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Here's Why You Should Deep Fry Your Thanksgiving Turkey

You really should do this, and not only because it's badass. It just tastes better.

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Like all things, turkey tastes better when it's deep-fried. The process can be intimidating, though, so here is a step-by-step guide of exactly what to do.

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First of all, we recognize that the hoards of people who insist you should fry your turkey for Thanksgiving can be scary and annoying because they proselytize it like a religion. But it turns out they're also right.

1. Frying the bird takes way less time than roasting it.

2. It frees up valuable oven space and time for sides, dressing, casseroles, and pies (hallelujah!).

3. A fried turkey tastes and looks better than a roast turkey.

Before you even think about frying a turkey, you need a turkey fryer. Most are propane-powered, so you need a propane tank too.

Lauren Zaser / BuzzFeed

We used a very basic turkey fryer, available here ($64.99), and it worked out great.


1) A poultry rack and lifting handle (bottom left corner, above) that you will use to safely move the turkey in and out of the hot oil.

2) A frying pot (top left corner, above) that's at least 28 quarts in volume, and a clip thermometer to attach to the side of the pot, for measuring the oil temperature. Our fryer came with a 30-quart pot.

3) A sturdy stand, a propane burner, and a regulator hose that connects your burner to a propane tank.


If you have a gas grill, you probably already have a propane tank. If you don't have a gas grill, you probably don't have a propane tank, so you'll need to get one. In most parts of the country, you can buy and fill propane tanks at large hardware stores. In NYC, you can't. We got our propane tank delivered from Big Apple BBQ, which is easy as long as you plan a couple of days ahead.

At least a day before you fry the turkey, determine how much oil you're going to need: Put the turkey, legs up, in the fryer pot, then — using a liquid measuring cup — fill the pot with water to cover the turkey.

Christine Byrne / BuzzFeed

Measure the water you're adding as you go so you know exactly how much water it took to cover the bird. This is how much oil you will heat to fry your turkey.

To cover our turkey, it took 76 cups (19 quarts) of water, just a quart shy of 5 gallons. We heated 5 gallons of oil, just to be sure to cover the turkey. It's probably better to buy and heat a little extra.

You can buy oil in bulk online here. If you buy it at the grocery store, that's OK, but you'll have to buy smaller bottles and you might have to go to more than one store.

After that, the night before you fry the turkey, you should marinate or brine it to give it more flavor. We made a delicious spicy rub:

Christine Byrne / BuzzFeed


¼ cup kosher salt

1 teaspoon black pepper

2 teaspoons sweet paprika

1 tablespoon hot paprika

1 tablespoon chili powder (regular, or ancho if you want a little more depth)

1 teaspoon poultry seasoning

1 teaspoon ground thyme

2 teaspoons Old Bay seasoning

¼ cup peanut oil or canola oil

12-to-14-pound turkey


Medium mixing bowl and fork (for mixing the rub)

Large (at least 2-gallon) Ziploc bag, or brining bag

Paper towels

*If you don't want a spicy rub (which didn't make the turkey spicy, BTW) you could just brine the turkey. This is a good brine recipe for a fried turkey.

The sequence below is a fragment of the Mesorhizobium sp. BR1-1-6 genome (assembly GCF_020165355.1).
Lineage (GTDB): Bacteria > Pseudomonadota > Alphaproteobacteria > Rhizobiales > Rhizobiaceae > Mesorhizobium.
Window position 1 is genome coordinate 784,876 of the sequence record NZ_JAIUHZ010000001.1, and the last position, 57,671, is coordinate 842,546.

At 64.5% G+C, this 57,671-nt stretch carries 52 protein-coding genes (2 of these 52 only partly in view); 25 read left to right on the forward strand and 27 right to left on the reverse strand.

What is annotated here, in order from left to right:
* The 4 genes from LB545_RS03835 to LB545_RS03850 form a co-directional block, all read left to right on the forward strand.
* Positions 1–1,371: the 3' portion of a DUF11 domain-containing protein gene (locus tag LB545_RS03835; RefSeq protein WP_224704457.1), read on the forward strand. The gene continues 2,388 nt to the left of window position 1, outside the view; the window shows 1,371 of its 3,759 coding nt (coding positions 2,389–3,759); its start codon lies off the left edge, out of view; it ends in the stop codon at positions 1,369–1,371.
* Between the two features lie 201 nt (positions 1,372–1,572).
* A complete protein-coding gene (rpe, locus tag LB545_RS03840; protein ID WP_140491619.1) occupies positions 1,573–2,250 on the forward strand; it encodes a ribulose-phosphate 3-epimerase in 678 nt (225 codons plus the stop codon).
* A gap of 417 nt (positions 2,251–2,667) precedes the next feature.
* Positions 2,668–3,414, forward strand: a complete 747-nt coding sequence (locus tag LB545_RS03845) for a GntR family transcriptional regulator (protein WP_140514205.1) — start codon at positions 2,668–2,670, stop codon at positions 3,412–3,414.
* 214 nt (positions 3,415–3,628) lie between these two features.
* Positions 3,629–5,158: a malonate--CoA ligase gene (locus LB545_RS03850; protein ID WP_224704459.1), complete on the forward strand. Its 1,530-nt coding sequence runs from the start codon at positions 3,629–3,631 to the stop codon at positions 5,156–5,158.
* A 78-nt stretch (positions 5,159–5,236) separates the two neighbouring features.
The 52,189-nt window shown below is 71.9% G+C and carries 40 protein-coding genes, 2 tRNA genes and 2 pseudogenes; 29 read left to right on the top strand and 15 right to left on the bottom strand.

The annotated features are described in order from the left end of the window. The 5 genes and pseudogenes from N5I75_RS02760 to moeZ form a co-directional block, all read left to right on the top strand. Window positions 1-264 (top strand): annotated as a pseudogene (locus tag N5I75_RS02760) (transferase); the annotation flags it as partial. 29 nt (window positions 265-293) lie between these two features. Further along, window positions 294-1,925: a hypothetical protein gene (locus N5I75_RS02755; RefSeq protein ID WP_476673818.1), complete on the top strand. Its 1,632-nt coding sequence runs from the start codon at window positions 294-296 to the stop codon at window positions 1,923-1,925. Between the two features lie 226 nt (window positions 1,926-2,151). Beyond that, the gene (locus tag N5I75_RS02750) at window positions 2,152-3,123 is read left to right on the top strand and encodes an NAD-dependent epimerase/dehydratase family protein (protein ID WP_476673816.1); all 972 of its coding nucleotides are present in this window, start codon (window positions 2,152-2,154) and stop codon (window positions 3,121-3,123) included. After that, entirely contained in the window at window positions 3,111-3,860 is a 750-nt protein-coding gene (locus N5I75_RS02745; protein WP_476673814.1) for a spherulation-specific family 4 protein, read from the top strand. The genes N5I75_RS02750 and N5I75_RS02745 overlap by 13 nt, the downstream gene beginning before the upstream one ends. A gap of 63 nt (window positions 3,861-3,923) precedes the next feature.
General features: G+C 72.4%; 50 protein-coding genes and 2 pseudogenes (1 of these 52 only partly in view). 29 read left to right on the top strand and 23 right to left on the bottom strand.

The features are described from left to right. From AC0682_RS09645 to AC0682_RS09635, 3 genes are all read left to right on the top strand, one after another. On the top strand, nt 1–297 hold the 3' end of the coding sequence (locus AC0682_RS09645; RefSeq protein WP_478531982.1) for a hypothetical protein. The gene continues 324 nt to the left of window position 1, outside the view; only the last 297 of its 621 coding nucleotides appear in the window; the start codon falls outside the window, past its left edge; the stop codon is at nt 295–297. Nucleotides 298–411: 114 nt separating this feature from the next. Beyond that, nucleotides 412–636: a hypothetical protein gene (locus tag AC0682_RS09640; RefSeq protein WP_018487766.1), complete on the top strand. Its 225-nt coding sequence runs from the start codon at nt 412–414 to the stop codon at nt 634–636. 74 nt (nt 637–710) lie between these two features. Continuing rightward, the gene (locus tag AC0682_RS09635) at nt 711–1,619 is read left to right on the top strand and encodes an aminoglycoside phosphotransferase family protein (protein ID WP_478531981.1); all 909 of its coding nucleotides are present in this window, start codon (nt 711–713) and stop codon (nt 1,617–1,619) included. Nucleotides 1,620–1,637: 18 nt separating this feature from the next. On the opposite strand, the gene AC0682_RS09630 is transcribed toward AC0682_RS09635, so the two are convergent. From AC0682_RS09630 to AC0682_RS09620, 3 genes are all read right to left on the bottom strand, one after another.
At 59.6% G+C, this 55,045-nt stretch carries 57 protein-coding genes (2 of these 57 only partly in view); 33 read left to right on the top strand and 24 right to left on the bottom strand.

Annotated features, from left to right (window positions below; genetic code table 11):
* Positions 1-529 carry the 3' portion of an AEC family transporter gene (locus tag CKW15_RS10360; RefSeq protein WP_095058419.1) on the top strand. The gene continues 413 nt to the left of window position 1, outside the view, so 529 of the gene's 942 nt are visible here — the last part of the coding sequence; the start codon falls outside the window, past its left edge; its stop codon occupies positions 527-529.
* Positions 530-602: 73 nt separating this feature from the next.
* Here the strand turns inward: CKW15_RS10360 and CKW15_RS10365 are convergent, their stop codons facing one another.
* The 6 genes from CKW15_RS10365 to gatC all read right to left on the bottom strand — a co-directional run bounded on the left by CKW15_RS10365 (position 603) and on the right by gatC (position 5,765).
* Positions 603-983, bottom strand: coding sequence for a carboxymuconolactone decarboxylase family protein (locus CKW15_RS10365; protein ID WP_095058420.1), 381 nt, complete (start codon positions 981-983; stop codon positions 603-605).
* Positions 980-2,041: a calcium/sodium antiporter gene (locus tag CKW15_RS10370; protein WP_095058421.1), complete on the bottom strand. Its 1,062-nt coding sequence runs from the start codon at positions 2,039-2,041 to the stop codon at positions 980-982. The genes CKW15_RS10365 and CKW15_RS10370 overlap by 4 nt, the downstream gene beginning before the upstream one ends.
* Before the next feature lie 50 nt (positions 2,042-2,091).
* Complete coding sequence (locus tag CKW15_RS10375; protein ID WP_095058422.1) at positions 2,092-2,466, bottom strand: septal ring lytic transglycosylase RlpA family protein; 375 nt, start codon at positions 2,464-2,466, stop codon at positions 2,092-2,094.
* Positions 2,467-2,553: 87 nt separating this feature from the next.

Put the rubbed turkey in a 2-gallon Ziploc or brining bag* and refrigerate for 12-16 hours.

Christine Byrne / BuzzFeed

*If you don't have a 2-gallon Ziploc bag or a brining bag, you can put the turkey in a very large bowl, then cover it tightly with plastic wrap and refrigerate.

When it's time to fry, here is everything you will need:

Lauren Zaser / BuzzFeed

5 gallons peanut oil or canola oil* (exact amount will vary based on the water test you did earlier)

Cutting board

Meat thermometer

Marinated turkey**

Large aluminum tray or roasting pan

Chef's knife

Kitchen towel

Butcher's twine

*You can buy peanut oil in bulk here. We had to buy 18 smaller bottles because we're based in Manhattan, and Manhattan is not a friendly place for people who like to shop in bulk.

**We wiped most of the rub off of our turkey because we wanted it to look pretty and golden and perfect, but you don't really have to.

To set up the turkey fryer, hook the hose that's attached to the burner to the propane tank. Make sure the fryer is at least 10 feet away from your house or any large objects.

Lauren Zaser / BuzzFeed

Slide the black knob at the end of the hose onto the propane tank's valve, then tighten the black knob by turning it to the right as far as it goes.

To light the burner of your fryer, turn the tank regulator valve all the way to the left, so that it's fully open. Turn the hose regulator control valve no more than 1/4 turn to the left, so that not too much propane is flowing to the burner.

Lauren Zaser / BuzzFeed

It's important that you only open the regulator control valve 1/4 of the way. If you let too much propane flow to the burner before it's lit, it'll burst into too big of a flame when you go to light it.

Light the stick igniter, and the flame will ignite.

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If it doesn't ignite, move the stick igniter about an inch closer and try again, or open the red valve (the hose regulator valve) a tiny bit more to the left.

Once the fryer is lit, turn the burner up all the way. You do this by turning the hose regulator valve (the red one) to the left. Then put the lid on the pot and let the oil heat to 350°F.

Lauren Zaser / BuzzFeed

Lots of fryer pot lids have a hole that you can stick the thermometer right into. Your oil WILL heat without a lid if you don't have one, it'll just take longer.

While the oil heats, remove the turkey from the brining bag and wipe most of the rub off with paper towels.

Lauren Zaser / BuzzFeed

You actually don't ~need~ to wipe the rub off. Just know that if you don't, your turkey will be spicier, and your skin might look a little dark/burnt.